-- A 9-year-old battling terminal brain cancer has joined his local upstate New York police department as an honorary officer, allowing him to further his dreams of helping people, his parents said.
On Monday, the Ithaca Police Department welcomed Colin Hayward Toland to the police force, holding an official ceremony where Colin's family, friends and fellow officers witnessed as he was sworn in as a police officer.
Colin was 2 years old when he was first diagnosed with brain cancer in June 2009, his father, Ian Hayward, told ABC News. The family, who was living in Connecticut at the time, was planning a trip to Vermont for Colin's birthday and his parents' 10-year anniversary when all of a sudden he fell ill, Hayward said.
"Things kind of took off rapidly," Hayward said. "One day he was fine, the next he collapsed."
Colin was then taken to Westchester Medical Center for emergency brain surgery, Hayward said. In the months that followed, he underwent two more brain surgeries and several months of high-dose chemotherapy before he went into remission.
Colin was cancer-free for a little over four years, Hayward said, before he relapsed about 20 months ago. Since then, he has undergone three more brain surgeries, the most recent this past May as a "last-ditch attempt" to "buy him a little bit of time," Hayward said.
Colin has been on and off hospice for the past eight months. Last month, doctors told Hayward and his wife, Tamiko Toland, that they "couldn't believe" that Colin was even walking considering how much the cancer had progressed. Once the family realized that Colin's prognosis wasn't looking good, they decided to do everything they could for him, Hayward said. They took him to Hawaii, to the Bahamas and to Camp Sunshine in Maine.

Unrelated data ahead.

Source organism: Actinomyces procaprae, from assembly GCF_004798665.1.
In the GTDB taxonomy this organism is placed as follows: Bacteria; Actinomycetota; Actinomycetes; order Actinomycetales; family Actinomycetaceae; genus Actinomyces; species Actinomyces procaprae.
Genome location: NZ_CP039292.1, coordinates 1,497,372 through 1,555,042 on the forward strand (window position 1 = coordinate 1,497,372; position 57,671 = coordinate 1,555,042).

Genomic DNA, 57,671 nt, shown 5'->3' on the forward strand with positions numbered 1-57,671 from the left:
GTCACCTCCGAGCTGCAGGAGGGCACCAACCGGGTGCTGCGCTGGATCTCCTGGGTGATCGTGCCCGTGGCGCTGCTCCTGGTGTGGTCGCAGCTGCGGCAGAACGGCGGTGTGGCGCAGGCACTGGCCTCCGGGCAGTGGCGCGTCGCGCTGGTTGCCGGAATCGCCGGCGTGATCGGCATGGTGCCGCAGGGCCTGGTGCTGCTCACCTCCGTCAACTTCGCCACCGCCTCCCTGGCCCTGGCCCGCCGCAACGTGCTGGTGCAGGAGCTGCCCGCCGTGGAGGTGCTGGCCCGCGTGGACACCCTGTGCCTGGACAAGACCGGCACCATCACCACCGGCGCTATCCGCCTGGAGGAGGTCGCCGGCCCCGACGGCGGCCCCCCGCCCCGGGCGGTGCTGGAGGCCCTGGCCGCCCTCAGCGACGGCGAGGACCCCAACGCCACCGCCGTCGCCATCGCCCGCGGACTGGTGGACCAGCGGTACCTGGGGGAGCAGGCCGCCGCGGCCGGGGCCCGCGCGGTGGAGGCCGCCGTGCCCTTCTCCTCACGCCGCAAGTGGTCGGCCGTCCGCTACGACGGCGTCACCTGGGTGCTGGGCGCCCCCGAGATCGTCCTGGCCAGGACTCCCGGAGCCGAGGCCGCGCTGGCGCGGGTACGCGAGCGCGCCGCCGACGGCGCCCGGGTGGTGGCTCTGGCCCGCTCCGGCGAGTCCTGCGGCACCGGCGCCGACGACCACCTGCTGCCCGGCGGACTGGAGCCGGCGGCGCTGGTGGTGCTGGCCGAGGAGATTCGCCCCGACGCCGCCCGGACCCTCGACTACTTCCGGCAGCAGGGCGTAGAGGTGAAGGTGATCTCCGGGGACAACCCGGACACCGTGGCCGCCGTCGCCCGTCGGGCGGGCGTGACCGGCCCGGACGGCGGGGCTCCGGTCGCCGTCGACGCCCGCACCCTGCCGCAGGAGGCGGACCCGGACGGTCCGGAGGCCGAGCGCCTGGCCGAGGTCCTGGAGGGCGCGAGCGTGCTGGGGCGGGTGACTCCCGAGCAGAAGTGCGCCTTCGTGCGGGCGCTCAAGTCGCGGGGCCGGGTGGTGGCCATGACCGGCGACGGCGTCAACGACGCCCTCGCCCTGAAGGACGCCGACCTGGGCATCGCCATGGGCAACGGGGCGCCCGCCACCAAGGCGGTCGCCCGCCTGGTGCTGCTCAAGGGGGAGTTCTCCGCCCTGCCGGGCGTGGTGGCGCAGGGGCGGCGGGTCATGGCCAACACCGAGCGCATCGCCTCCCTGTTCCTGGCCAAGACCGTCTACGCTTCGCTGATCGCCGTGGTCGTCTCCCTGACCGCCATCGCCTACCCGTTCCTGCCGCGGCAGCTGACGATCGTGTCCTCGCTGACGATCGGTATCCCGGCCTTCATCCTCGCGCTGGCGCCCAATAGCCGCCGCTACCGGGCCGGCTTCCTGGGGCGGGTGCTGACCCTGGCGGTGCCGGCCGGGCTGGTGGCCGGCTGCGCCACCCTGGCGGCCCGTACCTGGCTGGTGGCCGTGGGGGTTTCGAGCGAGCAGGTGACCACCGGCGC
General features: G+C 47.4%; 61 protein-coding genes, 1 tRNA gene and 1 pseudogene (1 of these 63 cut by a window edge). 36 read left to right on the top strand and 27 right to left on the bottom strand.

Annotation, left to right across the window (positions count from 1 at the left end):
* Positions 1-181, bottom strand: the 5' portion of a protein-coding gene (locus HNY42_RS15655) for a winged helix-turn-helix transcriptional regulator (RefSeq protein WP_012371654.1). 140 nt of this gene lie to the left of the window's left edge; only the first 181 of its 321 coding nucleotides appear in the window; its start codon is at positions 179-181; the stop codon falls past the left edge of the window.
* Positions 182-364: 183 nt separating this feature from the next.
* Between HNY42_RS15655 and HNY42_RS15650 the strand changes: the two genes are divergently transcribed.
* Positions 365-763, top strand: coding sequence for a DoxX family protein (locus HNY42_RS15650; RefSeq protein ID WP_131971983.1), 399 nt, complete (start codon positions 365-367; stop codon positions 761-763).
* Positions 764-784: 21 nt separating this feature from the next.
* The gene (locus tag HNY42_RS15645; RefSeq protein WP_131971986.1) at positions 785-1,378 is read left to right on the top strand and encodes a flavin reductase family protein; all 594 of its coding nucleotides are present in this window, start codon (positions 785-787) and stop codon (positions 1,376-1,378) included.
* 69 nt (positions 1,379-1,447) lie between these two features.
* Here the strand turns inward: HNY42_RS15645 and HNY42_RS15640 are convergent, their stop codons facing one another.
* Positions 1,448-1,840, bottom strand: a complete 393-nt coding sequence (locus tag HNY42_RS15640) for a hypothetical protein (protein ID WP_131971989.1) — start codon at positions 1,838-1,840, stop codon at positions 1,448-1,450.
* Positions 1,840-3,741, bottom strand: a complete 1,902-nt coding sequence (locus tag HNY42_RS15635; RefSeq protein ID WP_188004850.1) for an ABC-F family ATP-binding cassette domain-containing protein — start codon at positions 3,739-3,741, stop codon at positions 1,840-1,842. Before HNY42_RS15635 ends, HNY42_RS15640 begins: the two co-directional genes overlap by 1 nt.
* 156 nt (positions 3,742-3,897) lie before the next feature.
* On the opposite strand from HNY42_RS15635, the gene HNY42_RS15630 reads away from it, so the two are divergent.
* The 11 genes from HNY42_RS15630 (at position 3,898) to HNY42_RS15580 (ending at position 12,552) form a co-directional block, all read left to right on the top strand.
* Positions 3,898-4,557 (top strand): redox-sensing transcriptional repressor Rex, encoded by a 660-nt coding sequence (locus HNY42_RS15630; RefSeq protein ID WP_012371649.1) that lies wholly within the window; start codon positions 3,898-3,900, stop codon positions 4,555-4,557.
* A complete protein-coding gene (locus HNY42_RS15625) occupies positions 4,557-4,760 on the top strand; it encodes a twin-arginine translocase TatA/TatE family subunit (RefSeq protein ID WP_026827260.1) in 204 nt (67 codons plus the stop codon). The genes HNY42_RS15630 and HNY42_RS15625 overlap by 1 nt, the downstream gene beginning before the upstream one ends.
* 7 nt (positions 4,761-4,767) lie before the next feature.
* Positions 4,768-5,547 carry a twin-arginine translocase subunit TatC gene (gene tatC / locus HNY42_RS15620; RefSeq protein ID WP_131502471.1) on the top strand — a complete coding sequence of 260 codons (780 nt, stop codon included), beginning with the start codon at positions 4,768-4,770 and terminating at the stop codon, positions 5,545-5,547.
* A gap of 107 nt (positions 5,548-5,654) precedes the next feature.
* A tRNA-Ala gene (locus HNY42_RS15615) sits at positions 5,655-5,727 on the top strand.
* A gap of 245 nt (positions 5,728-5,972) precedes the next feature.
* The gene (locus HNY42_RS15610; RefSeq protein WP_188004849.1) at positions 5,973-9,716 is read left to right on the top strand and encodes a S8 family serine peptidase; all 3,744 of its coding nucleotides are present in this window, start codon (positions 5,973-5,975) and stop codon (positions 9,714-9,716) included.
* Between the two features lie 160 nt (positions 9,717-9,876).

For a better quality of life, the family moved back to Ithaca, where both Hayward and Toland attended Cornell University, Hayward said.
Colin's 12-year-old brother Aidan got to join the action as well, sharing the stage as Colin as he was sworn in and riding in a squad car with Colin and a member of the Ithaca Police Department.
After witnessing protests and violence against police in recent months, Colin "felt an immense amount of empathy" toward the officers, Hayward said, and decided that he wanted to become an one. He told his parents that as a police officer, he would "love everyone."
"Colin wants to help people," Hayward said. "He wants to reach out and make people feel okay."
When asked what he wants his role to be at the police department, Colin jokingly said that he would probably be a receptionist, because he "wouldn't be good at catching bad guys," he told his father. Colin also would like to read bedtime stories to inmates, Hayward said.
Colin's favorite part of his swear-in ceremony was the badge he was given, he told local media in Ithaca. But Toland said it's the message the badge represents that means the most to her son.
"He said, 'Everyone should go for their dreams,'" Hayward said, adding that he's "so inspired" by him and his dreams.
Colin's dream came true on Monday, and about 300 people showed up to watch him be sworn in, including 150 fellow police officers and his entire fourth-grade class from Northeast Elementary School, which scheduled a field trip to watch their classmate's moment of honor.
Hayward held Colin's hand as Toland pinned his badge to his uniform, according to the Ithaca Police Department. Ithaca Mayor Svante Myrick then announced that Sept. 12 will now be known as "Colin Toland Hayward Day."
Hayward and Toland were "moved to tears" while watching their son be recognized in such a big way, they said.
"When you lose a child to this disease, the one thing I feel parents are concerned or worried about is their child being forgotten or their child being a statistic," Hayward said -- not being able to become whatever it is they wanted to become."
The Ithaca Police Department posted a photo album to its Facebook page titled Officer Colin Toland reporting for duty and even created a customized duffle bag with Colin's name embroidered on it.
Hayward said that his "hope is always there," despite the harrowing ordeal Colin has endured through the years. But, rather than hoping for a cure, he instead hopes to make it through the day.
"It makes life much more manageable as a parent," he said.